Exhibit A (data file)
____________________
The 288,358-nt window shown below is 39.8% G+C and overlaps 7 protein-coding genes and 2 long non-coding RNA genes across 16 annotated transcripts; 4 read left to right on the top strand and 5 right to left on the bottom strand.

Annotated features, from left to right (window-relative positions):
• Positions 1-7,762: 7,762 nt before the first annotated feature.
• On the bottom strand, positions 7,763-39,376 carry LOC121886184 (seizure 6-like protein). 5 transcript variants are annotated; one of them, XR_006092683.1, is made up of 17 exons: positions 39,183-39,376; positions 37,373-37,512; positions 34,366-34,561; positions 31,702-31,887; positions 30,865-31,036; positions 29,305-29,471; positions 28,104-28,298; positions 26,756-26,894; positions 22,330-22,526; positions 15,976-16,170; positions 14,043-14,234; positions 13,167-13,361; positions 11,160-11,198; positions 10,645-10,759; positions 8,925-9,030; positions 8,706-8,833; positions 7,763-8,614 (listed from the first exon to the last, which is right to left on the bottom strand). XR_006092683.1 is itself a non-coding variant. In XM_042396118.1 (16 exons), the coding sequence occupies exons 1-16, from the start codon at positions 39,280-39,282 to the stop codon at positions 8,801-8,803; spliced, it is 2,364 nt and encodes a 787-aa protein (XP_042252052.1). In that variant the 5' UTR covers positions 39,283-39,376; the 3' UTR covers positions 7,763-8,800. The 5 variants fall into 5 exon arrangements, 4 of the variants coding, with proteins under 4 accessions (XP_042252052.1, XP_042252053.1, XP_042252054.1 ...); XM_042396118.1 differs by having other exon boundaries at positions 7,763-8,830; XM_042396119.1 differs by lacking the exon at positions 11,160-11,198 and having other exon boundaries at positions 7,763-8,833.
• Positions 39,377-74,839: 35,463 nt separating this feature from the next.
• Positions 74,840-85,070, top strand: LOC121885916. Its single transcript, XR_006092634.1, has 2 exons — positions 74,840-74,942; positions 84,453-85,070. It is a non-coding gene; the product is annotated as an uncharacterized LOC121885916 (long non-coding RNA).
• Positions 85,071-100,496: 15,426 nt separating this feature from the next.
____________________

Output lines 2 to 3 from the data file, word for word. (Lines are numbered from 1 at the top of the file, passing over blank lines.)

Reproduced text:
Annotated features, from left to right (window-relative positions):
• Positions 1-7,762: 7,762 nt before the first annotated feature.